Anthony Clemetson of New York City Fifth Avenue.

As the manager of Deciem’s New York City Fifth Avenue, one of the perks of Anthony Clemetson’s job is meeting people from all over the world. Now, though, with the coronavirus pandemic forcing stores to close their brick-and-mortar outposts, Clemetson speaks with people worldwide as part of the brand’s virtual consultation team. Using software from Hero, Clemetson focuses on client education and outreach. Now, though, while the medium may be different, the message remains the same. “What drew me to Deciem was seeing how they do retail,” Clemetson says. “Customer kindness and education over sales is key.”

 

How do clients schedule virtual consultations?

On the Deciem web site, there’s a small pop-up on the bottom right corner. It builds on their at-home experience.

What is your philosophy on making a sale?

 We’re lucky that we’re not a sales-driven company. Did I educate the client? Are they happy with their purchase? Those are my priorities, and I’ve worked in retail environments where that wasn’t the case.

What are the chief differences between virtual and in-store consultations?

I miss seeing our customers face-to-face, but I’m glad we still have this opportunity to connect with customers virtually. Just doing things with Hero makes it a more personal conversation, because you’re inviting customers into your home, and vice versa. There might be customers who aren’t comfortable going into stores, so this is a good way to make them more comfortable where they feel in control. I see white space in bringing the market into the home, and we need more adaptability. We get to bring ourselves into the home and customize their online shopping experience.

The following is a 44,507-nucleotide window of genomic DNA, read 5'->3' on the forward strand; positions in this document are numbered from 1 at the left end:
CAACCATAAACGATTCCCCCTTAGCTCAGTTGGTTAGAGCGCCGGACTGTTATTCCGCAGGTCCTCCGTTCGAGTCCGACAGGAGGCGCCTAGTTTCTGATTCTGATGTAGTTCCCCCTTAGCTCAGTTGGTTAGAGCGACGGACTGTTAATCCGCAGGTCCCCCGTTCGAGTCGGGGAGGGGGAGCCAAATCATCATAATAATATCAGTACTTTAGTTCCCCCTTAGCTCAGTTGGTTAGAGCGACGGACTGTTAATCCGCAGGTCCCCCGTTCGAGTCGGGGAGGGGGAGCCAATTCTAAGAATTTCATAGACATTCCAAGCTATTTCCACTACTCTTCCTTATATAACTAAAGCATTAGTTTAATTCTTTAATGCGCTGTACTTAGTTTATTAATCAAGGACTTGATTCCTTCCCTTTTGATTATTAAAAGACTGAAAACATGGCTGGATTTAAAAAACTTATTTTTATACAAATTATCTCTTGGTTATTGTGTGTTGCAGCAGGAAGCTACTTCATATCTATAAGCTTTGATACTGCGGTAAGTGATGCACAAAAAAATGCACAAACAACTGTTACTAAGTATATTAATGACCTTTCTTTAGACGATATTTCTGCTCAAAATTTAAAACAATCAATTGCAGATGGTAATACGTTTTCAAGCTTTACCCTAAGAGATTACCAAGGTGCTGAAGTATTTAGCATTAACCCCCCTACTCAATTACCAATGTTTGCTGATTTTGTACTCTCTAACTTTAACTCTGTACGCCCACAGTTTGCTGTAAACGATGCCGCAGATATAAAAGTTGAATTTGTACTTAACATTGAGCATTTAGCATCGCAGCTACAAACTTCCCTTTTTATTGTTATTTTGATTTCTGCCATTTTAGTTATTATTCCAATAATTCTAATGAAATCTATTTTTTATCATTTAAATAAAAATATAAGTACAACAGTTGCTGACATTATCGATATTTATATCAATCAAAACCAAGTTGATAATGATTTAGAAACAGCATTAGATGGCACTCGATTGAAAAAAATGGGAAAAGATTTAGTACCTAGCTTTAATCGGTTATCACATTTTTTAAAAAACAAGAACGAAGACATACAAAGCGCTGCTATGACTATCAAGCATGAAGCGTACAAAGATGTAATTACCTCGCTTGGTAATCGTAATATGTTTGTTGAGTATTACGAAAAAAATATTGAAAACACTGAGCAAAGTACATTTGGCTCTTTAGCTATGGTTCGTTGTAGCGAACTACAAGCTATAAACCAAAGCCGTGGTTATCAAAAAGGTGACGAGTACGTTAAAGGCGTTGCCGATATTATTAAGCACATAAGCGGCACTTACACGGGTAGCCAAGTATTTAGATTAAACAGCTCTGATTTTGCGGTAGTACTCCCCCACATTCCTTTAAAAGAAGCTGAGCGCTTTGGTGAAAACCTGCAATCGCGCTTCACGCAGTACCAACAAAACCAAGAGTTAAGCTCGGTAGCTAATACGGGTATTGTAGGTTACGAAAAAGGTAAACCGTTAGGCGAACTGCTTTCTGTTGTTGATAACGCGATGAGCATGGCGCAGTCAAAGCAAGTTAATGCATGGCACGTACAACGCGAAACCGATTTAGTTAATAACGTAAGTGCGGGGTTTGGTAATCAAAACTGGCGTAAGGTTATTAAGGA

The Deciem store on Fifth Avenue in New York .

The Deciem store on Fifth Avenue in New York .  Courtesy Photo

 What does the Deciem customer usually have the most questions about in virtual consultations?

The most common thing is making sure they’re using the right products in the right way. A lot of people have just been shopping online and want to know that they’re using the right thing, and that they’re using the product correctly. It’s very similar to in-store consultations.

What are some common concerns your customers are looking to address?

Our customers are struggling with exfoliation and acne. That’s one of the biggest questions I get each day—what to do with acne and acne scars. We also get people asking about blue light filters, because people are home, and staring at screens all day.

What are the common misconceptions about skin care you have to dispel?

The most common misconception is when customers use the strongest iteration with a product. They think if they use the strongest product, they get the fastest results. If you use a product too strong for your skin, it can cause more damage than it would relieve. We make sure they’re using the best possible product for their skin type. Also we are having more of an opportunity to talk to customers about our other brands, and not just The Ordinary. We can coordinate conversations on Niod and Hylamide a little bit more easily.

Virtual or in-person, what is your most memorable sale at Deciem?

It came when I was in my second week at Deciem. I was just getting used to things. It was a family of four, and I spent two hours with them going over every product. In the store location, we have these benches where I got to sit down with them. We talked about life outside of work, what life is like where they’re from, what experiences they have had with other skin-care brands, and where they were headed on vacation. They came back a few weeks later with their friends.

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